Hi friends! I hope you are lucky enough to be creative today. Please take a few minutes to do something that makes you happy! Whatever it is...maybe making a beautiful veggie sandwich for yourself, cooking dinner for your family, sketching for five minutes, taking the stairs instead of the elevator and making a mental list of things that make you happy, etc.
I am so lucky to be able to express my own creativity, as part of a figure exhibit, entitled "Human Nature" at Urban Edge in Waukegan. There will be another reception on May 16th, 2015 from 5pm to 9pm.
When I am at my exhibits, people often ask me to describe the meaning of each of my pieces. Sometimes it is difficult for me to be verbal in this way (as is true for most artists, I am VISUAL person and the work is highly intuitive). I am going to try, however, in this blog, to BRIEFLY describe each piece and my intent. I hope you enjoy my words. Have a wonderful, creative day!
"Thank you for sending the tube of cerulean blue." 36x36, acrylic on canvas, 2015
I wanted a sense of loneliness, mystery, but mostly human-ness and vulnerability. I found a tape that my father sent me in 1993 (he died last October). On it, he kept telling me he was mailing me a tube of cerulean blue watercolor paint, that I apparently needed. He was so earnest and sweet. My father was also a sailor. This piece is inspired by my dad, but is also just about sincerity. I wanted the words to not quite match up with the images, in these works. I wanted them to seem very specific and personal, but to leave room for inserting your own histories. Intrapersonal and Interpersonal connections.
I wanted the words to seem very obscure. The best way to do this is to be very specific and personal. Only I know that my dear friend Amy and I cracked up, almost rolling on the floor laughing, about scissors last June. (Our partners use our GOOD sewing scissors to cut metal insulation tape and branches outside! OMG) Now that Amy has passed, I use her scissors every day, the very ones I was holding as we were laughing that day, and the ones painted in this piece. The figure here is faceless and waiting by the sea, Amy's last wish, to go to the sea. This information is all very specific, but the IMAGE itself is just about peace and tension and love, thanking an imaginary person for something very simple.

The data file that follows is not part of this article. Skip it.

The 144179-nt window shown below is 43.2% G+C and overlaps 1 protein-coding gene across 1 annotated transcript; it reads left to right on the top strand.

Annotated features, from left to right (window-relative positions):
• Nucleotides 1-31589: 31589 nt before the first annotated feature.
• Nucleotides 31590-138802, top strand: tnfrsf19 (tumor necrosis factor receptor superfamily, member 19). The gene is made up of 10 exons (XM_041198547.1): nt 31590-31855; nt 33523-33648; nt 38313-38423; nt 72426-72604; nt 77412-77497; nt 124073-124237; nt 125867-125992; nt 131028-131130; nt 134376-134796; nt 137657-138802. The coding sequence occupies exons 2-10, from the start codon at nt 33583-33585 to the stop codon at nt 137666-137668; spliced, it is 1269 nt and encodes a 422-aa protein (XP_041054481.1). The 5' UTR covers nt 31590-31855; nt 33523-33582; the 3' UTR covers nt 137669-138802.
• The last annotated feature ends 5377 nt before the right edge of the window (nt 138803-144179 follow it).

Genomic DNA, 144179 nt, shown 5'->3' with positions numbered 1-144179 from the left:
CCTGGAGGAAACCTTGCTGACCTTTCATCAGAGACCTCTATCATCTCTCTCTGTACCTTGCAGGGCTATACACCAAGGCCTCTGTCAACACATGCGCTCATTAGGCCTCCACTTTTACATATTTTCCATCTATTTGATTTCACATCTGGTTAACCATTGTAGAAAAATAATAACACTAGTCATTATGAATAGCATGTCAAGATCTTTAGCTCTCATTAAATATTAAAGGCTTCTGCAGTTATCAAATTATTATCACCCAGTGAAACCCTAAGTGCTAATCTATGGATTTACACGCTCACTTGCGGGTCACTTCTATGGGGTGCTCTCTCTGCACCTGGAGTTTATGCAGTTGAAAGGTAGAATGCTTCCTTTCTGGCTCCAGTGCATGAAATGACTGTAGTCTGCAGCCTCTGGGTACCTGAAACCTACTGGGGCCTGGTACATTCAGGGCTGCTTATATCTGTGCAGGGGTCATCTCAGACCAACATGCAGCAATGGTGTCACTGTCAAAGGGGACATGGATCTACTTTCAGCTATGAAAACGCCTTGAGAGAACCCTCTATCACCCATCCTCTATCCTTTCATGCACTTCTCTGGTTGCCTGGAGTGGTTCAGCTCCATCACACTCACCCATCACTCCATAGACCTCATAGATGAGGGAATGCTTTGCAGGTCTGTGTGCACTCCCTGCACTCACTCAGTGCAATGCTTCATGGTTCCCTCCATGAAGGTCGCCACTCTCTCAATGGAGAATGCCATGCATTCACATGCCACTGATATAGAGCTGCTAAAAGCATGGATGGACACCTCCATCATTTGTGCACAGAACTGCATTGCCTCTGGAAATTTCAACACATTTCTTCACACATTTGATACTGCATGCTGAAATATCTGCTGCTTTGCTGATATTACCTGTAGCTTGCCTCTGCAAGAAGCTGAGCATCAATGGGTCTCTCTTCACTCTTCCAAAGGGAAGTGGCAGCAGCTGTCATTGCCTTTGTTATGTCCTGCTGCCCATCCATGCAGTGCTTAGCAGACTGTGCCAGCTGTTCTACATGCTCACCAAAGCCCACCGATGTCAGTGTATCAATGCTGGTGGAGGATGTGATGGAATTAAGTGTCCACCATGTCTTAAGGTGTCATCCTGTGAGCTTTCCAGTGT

When Amy and I were in college, we decided to run through the neighborhood and campus, in the rain, in our swimsuits. This is simply an illustration of that. It is about freindship. Sometimes paintings are just pretty.
The following works are very intuitive. I might not have much to say about them. They are all "eulogies" to various body parts. They are about being thankful for what we have lost, and for what we have. They are eerie and creepy and beautiful and sweet.
I wanted to express the violence of loss (and when your body betrays you with things like cancer), while still maintaining hope and beauty and strength. One of the last times I saw Amy, we ate watermelon together. I thought, if the body were severed, but contained watermelon, instead of blood, it would be less shocking, and this dichotomy of loss and strength would be expressed.
The piece on the left thanks my father for one of the million simple things he did for me. A simple act of kindness. Cleaning you daughter's paint-covered hands with mineral spirits, outside by our garage.
I apologize for these poor photographs. I do the best I can, with the equipment I have, but these pieces were particularly difficult to capture. :) These works are about how it is sometimes difficult to communicate, with the living, and the departed. You think you are listening....but you are listening to nothing. I wanted the piece to not be TOO sad though, and still contain beauty and mystery. I hope you enjoyed my words! Have a super week!